Whatever comes to mind. Problems, worries, wins, special moments, whatever.
I’m just caging my monkey mind on paper so I can get on with my fucking day.
That’s the point for me. My journal is my chance to clear my head of all the cobwebs, crazy thoughts, and random nonsense that invades the recesses of my mind.
And there has never been a greater time to cage that mind than the time we’re beginning to come out of: the COVID-19 pandemic.
This morning, I finished filling the journal I began in February 2020, about one month before schools in the United States shut down and many of us began working from home and figuring out the pandemic life.
My journal was my hideaway. My secret cave. My Sanctum Sanctorum.
It was just for me. Just my way of processing all the thoughts and fears that ran through my head.
- How to keep it together
- How to help my daughter
- What’s really going to happen
- Will we get through this
- Will someone I know live or die
All these thoughts and more occupied my mind over the past 14 months.
I’ll be open and transparent here: if I hadn’t processed it all through my journal, I’m quite certain I would not have come out on the other side of this thing in any shape whatsoever.
Instead, I’m happy, healthy, and whole. I started working out regularly. I cleaned up my diet.
I spent more time with my family. And, I wrote.
I wrote a lot.
It helped me get through a very strange year.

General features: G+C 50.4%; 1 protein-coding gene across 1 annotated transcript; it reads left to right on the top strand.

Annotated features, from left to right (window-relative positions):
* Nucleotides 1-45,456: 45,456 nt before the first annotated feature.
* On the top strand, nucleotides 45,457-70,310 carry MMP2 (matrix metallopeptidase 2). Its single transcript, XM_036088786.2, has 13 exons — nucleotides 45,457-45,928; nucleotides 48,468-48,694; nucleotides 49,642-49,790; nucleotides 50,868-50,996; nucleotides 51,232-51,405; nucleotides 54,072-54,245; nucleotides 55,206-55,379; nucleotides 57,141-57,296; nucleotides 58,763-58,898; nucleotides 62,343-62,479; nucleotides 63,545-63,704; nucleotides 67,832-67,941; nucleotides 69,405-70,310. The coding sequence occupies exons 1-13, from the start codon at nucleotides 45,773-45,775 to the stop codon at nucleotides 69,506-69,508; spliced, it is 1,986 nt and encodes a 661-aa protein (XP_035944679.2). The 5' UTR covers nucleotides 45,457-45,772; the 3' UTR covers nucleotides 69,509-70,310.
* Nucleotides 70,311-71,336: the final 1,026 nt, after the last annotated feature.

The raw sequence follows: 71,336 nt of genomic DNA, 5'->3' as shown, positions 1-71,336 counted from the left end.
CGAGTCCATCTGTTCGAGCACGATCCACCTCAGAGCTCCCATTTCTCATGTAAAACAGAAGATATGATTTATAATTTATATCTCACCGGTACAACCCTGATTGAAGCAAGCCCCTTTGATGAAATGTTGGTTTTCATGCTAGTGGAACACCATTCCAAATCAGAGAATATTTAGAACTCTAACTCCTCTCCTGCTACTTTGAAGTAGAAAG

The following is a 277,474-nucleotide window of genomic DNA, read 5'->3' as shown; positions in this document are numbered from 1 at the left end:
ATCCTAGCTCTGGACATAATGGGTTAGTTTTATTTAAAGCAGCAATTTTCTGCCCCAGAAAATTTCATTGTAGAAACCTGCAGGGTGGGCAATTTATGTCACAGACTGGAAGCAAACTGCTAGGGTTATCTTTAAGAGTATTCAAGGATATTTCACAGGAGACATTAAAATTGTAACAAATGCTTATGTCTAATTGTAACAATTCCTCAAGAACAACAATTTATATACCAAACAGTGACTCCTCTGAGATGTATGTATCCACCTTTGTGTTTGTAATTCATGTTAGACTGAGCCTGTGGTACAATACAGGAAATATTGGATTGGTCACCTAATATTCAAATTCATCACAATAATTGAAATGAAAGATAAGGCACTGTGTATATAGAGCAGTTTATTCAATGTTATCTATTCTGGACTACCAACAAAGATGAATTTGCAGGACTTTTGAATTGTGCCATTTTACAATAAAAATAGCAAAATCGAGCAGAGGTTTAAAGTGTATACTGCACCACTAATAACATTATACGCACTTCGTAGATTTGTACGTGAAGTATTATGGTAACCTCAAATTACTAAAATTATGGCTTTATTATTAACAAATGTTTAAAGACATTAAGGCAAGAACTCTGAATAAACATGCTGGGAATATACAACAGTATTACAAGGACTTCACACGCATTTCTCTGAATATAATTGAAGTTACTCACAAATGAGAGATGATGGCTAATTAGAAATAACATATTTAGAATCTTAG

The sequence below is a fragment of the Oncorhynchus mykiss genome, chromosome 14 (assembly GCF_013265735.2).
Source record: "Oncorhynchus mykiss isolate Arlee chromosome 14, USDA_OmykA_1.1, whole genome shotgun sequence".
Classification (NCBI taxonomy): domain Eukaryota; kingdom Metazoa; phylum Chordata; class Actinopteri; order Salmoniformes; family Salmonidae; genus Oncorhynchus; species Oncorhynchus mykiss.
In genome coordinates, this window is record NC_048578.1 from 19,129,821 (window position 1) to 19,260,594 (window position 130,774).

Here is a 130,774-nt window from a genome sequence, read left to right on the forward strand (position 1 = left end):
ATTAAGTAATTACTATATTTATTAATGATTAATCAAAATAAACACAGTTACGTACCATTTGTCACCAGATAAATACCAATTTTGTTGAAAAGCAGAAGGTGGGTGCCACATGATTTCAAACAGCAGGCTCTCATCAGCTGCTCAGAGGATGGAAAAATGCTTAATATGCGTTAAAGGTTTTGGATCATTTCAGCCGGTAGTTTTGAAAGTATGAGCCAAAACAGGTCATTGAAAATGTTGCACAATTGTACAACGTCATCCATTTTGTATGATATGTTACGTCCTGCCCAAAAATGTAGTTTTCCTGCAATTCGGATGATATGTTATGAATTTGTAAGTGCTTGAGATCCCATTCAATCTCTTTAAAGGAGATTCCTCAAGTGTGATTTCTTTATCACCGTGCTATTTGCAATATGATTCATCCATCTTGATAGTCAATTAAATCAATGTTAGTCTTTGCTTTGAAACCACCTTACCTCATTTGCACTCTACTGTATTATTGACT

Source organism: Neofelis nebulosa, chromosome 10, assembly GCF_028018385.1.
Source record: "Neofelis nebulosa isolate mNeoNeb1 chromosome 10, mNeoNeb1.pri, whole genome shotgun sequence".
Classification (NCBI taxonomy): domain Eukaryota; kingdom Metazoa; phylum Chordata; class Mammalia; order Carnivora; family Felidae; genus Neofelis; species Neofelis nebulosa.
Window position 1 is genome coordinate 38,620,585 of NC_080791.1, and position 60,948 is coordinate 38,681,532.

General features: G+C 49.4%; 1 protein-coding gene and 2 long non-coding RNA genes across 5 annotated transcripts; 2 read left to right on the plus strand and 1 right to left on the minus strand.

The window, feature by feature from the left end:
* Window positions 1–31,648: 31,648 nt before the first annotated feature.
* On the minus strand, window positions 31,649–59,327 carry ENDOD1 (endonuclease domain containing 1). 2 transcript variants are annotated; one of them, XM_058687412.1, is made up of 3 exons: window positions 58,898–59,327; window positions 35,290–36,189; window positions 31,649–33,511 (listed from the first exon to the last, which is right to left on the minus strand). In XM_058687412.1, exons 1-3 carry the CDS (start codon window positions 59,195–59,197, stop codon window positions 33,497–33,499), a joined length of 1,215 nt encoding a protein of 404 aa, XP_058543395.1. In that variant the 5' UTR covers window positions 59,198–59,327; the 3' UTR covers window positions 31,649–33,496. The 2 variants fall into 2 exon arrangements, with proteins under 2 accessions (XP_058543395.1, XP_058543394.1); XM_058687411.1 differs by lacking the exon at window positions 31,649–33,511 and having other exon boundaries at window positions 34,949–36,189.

If you’re not already, I highly recommend you begin a journal. Don’t feel like you have to find the right way to do it, just do it.
It’s worth it. Trust me.
I get it. Star Wars isn’t for everyone. At least, that’s what some would have you believe.
Some will say that it’s science fiction mumbo jumbo and doesn’t add anything to our society and is pure drivel.
And, from a certain point of view, they’re right.
What if they’re not?
As I’ve said many times before, Star Wars isn’t science fiction.
Not even close. Nor does it try to be.
It isn’t Star Trek.
It isn’t Asimov. Or Clarke. Or Heinlein.
It’s Tolkien. It’s Jordan. Brooks and Goodkind.
Le Guin. Sanderson. Salvatore.
It’s Beowulf. The Iliad. The Odyssey.
It’s the 300 Spartans at The Battle of Thermopylae standing against the worst odds in the history of ever.
It’s Perseus. It’s Heracles.
It is high fantasy. It is myth.
It is legend.
Most importantly, it’s the Hero’s Journey.
The adventure of the hero is the adventure of being alive. It is by going down into the abyss that we recover the treasures of life. Where you stumble, there lies your treasure. Opportunities to find deeper powers within ourselves come when life seems most challenging.Joseph Campbell
The journey of our lives is to find our place in this life. To divine our purpose.
And it’s a journey we all must take. Without the journey, we can never fulfill all that was meant for us.
In 1977, George Lucas unleashed the power of imagination on untold millions.
Our imagination is what makes us human. We were created to create.
It is in our becoming, in our finding of purpose, that we discover all that is possible and all that we can create.
Life gives dimension to time.
Star Wars is hope for a brighter future. That we can all live and fulfill our purpose, whatever that may be.
Star Wars is hope.
Rebellions are built on hope.Jyn Erso, Rogue One
Today, someone is seeing one version or another of Star Wars for the first time. Whether on a screen, in music, or in a book.
Today, that light of hope is kindled for the first time in someone’s soul.
Today, someone is becoming the hero they were born to be.
That’s why Star Wars.
I’m one with the Force. The Force is with me.Chirrut Îmwe
May the Force be with you. Always.